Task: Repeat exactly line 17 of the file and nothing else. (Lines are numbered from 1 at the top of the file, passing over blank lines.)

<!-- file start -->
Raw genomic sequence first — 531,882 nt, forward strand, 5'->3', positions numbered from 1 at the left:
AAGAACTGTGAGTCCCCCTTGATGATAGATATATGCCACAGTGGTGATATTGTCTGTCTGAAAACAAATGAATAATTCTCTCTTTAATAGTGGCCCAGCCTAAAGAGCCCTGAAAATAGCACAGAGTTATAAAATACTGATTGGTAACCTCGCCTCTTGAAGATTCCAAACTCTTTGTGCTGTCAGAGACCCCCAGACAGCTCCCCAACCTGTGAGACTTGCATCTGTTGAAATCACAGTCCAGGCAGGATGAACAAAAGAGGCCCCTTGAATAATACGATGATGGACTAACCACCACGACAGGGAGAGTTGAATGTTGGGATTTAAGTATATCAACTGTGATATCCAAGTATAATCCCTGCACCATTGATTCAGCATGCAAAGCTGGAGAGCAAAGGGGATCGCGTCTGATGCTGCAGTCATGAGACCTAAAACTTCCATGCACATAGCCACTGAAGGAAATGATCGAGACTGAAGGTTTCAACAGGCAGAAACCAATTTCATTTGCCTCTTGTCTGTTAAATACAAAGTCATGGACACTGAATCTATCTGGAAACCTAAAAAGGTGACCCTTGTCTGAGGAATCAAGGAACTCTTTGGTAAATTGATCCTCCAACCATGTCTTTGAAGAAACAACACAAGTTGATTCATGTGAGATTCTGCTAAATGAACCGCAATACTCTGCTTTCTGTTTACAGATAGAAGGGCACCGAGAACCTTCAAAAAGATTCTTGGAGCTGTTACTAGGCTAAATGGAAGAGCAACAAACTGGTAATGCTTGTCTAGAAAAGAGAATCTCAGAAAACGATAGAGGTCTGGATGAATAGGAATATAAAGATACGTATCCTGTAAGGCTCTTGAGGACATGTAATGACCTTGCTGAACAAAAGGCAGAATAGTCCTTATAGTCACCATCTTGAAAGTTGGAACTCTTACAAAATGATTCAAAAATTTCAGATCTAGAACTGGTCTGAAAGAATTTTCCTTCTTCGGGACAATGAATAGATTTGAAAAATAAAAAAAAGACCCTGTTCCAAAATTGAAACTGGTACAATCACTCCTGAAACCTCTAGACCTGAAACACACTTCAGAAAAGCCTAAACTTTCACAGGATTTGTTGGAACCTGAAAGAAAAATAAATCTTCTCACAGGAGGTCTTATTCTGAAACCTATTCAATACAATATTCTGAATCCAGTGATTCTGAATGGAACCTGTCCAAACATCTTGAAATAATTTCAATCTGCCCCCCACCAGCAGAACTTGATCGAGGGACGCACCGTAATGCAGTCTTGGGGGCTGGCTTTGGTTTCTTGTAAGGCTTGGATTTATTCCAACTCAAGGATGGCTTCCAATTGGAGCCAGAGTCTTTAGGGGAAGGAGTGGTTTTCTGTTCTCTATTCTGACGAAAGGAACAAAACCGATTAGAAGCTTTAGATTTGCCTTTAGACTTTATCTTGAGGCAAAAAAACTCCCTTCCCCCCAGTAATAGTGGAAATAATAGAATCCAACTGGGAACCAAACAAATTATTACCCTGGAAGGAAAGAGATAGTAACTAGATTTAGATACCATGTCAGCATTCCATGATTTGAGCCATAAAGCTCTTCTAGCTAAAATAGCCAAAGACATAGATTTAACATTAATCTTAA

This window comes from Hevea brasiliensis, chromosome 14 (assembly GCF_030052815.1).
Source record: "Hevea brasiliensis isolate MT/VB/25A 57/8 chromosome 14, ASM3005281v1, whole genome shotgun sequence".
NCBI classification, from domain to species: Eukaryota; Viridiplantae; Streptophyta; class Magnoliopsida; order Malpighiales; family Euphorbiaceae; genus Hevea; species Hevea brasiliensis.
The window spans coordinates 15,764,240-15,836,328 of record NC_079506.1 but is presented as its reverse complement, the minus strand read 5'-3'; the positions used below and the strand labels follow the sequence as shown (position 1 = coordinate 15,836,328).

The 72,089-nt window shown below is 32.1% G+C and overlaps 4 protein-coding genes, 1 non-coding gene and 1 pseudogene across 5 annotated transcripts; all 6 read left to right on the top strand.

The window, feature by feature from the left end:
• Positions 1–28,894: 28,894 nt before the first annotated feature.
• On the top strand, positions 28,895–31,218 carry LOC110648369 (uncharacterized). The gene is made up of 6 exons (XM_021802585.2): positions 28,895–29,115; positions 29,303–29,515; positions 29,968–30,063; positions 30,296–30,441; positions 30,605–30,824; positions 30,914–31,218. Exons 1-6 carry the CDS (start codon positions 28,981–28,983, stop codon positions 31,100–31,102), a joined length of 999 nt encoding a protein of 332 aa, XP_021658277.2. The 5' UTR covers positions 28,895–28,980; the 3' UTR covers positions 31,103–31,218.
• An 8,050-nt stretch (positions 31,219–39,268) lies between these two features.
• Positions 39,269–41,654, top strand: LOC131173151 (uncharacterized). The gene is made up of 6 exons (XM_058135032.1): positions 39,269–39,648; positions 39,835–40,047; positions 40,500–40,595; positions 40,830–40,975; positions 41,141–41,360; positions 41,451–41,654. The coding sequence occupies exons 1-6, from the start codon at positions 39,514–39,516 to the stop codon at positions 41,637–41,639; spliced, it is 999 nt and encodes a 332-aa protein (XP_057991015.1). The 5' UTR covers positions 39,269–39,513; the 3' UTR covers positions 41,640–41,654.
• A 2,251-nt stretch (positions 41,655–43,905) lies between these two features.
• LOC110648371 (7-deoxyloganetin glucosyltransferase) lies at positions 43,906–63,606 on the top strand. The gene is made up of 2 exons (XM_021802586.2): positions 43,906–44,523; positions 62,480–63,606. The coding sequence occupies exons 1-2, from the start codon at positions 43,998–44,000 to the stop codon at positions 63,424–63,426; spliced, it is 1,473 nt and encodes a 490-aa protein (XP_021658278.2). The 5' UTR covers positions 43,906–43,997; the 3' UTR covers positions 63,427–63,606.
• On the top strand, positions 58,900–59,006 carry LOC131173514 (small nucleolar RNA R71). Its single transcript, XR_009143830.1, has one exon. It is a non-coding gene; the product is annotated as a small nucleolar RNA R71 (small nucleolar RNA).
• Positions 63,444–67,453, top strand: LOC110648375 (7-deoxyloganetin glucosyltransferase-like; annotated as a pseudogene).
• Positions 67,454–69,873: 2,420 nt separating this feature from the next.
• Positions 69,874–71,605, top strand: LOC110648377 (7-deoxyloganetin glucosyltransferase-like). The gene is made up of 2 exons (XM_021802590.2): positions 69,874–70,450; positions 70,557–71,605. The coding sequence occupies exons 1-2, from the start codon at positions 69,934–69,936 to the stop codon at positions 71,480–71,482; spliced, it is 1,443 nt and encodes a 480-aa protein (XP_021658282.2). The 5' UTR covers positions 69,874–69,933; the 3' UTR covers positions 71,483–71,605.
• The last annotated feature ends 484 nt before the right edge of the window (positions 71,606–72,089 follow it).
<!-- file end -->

• Positions 67,454–69,873: 2,420 nt separating this feature from the next.